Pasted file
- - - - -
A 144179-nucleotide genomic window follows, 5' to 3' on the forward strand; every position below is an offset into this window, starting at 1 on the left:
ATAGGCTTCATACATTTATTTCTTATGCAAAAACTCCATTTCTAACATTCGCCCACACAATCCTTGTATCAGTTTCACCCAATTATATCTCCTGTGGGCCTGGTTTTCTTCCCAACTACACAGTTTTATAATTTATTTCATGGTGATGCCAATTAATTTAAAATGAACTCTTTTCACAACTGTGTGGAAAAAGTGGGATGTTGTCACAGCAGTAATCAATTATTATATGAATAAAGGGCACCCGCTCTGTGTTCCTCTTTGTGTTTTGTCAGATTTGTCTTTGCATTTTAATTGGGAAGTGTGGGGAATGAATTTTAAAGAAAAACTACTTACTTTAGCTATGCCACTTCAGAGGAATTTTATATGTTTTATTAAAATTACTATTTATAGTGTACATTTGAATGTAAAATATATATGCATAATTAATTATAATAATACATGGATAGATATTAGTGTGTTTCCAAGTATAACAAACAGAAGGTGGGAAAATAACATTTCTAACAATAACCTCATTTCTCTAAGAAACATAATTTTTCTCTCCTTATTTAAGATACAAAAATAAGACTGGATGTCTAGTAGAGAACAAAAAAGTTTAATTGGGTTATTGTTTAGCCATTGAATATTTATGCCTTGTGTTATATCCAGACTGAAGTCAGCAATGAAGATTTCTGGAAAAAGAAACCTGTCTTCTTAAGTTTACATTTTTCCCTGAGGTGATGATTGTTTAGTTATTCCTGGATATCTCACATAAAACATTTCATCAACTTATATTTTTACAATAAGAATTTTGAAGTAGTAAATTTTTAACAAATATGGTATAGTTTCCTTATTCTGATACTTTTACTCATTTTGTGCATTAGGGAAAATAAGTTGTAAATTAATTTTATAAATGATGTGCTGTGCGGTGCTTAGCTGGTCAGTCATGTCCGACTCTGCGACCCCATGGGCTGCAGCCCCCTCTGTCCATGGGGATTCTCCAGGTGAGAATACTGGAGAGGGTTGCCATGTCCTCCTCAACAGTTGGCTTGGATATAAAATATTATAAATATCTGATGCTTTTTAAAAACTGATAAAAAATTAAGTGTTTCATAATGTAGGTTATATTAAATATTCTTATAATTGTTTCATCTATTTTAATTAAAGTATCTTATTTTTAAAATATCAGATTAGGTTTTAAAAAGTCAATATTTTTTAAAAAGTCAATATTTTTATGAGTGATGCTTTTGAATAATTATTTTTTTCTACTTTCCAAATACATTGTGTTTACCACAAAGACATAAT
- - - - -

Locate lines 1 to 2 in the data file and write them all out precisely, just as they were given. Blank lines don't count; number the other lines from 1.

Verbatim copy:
A 144179-nucleotide genomic window follows, 5' to 3' on the forward strand; every position below is an offset into this window, starting at 1 on the left:
ATAGGCTTCATACATTTATTTCTTATGCAAAAACTCCATTTCTAACATTCGCCCACACAATCCTTGTATCAGTTTCACCCAATTATATCTCCTGTGGGCCTGGTTTTCTTCCCAACTACACAGTTTTATAATTTATTTCATGGTGATGCCAATTAATTTAAAATGAACTCTTTTCACAACTGTGTGGAAAAAGTGGGATGTTGTCACAGCAGTAATCAATTATTATATGAATAAAGGGCACCCGCTCTGTGTTCCTCTTTGTGTTTTGTCAGATTTGTCTTTGCATTTTAATTGGGAAGTGTGGGGAATGAATTTTAAAGAAAAACTACTTACTTTAGCTATGCCACTTCAGAGGAATTTTATATGTTTTATTAAAATTACTATTTATAGTGTACATTTGAATGTAAAATATATATGCATAATTAATTATAATAATACATGGATAGATATTAGTGTGTTTCCAAGTATAACAAACAGAAGGTGGGAAAATAACATTTCTAACAATAACCTCATTTCTCTAAGAAACATAATTTTTCTCTCCTTATTTAAGATACAAAAATAAGACTGGATGTCTAGTAGAGAACAAAAAAGTTTAATTGGGTTATTGTTTAGCCATTGAATATTTATGCCTTGTGTTATATCCAGACTGAAGTCAGCAATGAAGATTTCTGGAAAAAGAAACCTGTCTTCTTAAGTTTACATTTTTCCCTGAGGTGATGATTGTTTAGTTATTCCTGGATATCTCACATAAAACATTTCATCAACTTATATTTTTACAATAAGAATTTTGAAGTAGTAAATTTTTAACAAATATGGTATAGTTTCCTTATTCTGATACTTTTACTCATTTTGTGCATTAGGGAAAATAAGTTGTAAATTAATTTTATAAATGATGTGCTGTGCGGTGCTTAGCTGGTCAGTCATGTCCGACTCTGCGACCCCATGGGCTGCAGCCCCCTCTGTCCATGGGGATTCTCCAGGTGAGAATACTGGAGAGGGTTGCCATGTCCTCCTCAACAGTTGGCTTGGATATAAAATATTATAAATATCTGATGCTTTTTAAAAACTGATAAAAAATTAAGTGTTTCATAATGTAGGTTATATTAAATATTCTTATAATTGTTTCATCTATTTTAATTAAAGTATCTTATTTTTAAAATATCAGATTAGGTTTTAAAAAGTCAATATTTTTTAAAAAGTCAATATTTTTATGAGTGATGCTTTTGAATAATTATTTTTTTCTACTTTCCAAATACATTGTGTTTACCACAAAGACATAAT